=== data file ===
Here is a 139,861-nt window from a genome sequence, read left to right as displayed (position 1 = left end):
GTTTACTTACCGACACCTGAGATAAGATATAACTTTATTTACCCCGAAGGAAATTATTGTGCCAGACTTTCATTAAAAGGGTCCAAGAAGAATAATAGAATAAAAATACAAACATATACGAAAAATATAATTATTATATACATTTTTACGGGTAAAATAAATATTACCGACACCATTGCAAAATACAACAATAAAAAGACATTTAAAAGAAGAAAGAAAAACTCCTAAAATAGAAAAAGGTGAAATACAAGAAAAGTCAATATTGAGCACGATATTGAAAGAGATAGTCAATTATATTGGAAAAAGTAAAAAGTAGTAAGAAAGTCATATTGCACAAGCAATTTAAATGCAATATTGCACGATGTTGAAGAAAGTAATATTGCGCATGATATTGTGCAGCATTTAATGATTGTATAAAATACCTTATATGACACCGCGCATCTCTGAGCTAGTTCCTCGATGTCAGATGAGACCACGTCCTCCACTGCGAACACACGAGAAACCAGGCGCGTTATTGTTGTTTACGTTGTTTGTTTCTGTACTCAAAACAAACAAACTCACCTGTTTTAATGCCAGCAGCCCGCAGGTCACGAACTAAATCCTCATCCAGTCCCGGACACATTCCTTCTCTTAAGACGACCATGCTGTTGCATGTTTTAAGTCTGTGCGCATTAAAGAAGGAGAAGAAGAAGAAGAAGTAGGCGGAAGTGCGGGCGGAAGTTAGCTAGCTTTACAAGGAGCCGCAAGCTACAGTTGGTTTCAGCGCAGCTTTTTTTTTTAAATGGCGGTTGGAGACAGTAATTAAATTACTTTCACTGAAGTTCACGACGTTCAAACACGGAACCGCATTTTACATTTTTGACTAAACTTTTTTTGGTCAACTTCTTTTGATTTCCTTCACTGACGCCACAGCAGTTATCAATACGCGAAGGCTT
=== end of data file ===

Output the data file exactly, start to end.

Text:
Here is a 139,861-nt window from a genome sequence, read left to right as displayed (position 1 = left end):
GTTTACTTACCGACACCTGAGATAAGATATAACTTTATTTACCCCGAAGGAAATTATTGTGCCAGACTTTCATTAAAAGGGTCCAAGAAGAATAATAGAATAAAAATACAAACATATACGAAAAATATAATTATTATATACATTTTTACGGGTAAAATAAATATTACCGACACCATTGCAAAATACAACAATAAAAAGACATTTAAAAGAAGAAAGAAAAACTCCTAAAATAGAAAAAGGTGAAATACAAGAAAAGTCAATATTGAGCACGATATTGAAAGAGATAGTCAATTATATTGGAAAAAGTAAAAAGTAGTAAGAAAGTCATATTGCACAAGCAATTTAAATGCAATATTGCACGATGTTGAAGAAAGTAATATTGCGCATGATATTGTGCAGCATTTAATGATTGTATAAAATACCTTATATGACACCGCGCATCTCTGAGCTAGTTCCTCGATGTCAGATGAGACCACGTCCTCCACTGCGAACACACGAGAAACCAGGCGCGTTATTGTTGTTTACGTTGTTTGTTTCTGTACTCAAAACAAACAAACTCACCTGTTTTAATGCCAGCAGCCCGCAGGTCACGAACTAAATCCTCATCCAGTCCCGGACACATTCCTTCTCTTAAGACGACCATGCTGTTGCATGTTTTAAGTCTGTGCGCATTAAAGAAGGAGAAGAAGAAGAAGAAGTAGGCGGAAGTGCGGGCGGAAGTTAGCTAGCTTTACAAGGAGCCGCAAGCTACAGTTGGTTTCAGCGCAGCTTTTTTTTTTAAATGGCGGTTGGAGACAGTAATTAAATTACTTTCACTGAAGTTCACGACGTTCAAACACGGAACCGCATTTTACATTTTTGACTAAACTTTTTTTGGTCAACTTCTTTTGATTTCCTTCACTGACGCCACAGCAGTTATCAATACGCGAAGGCTT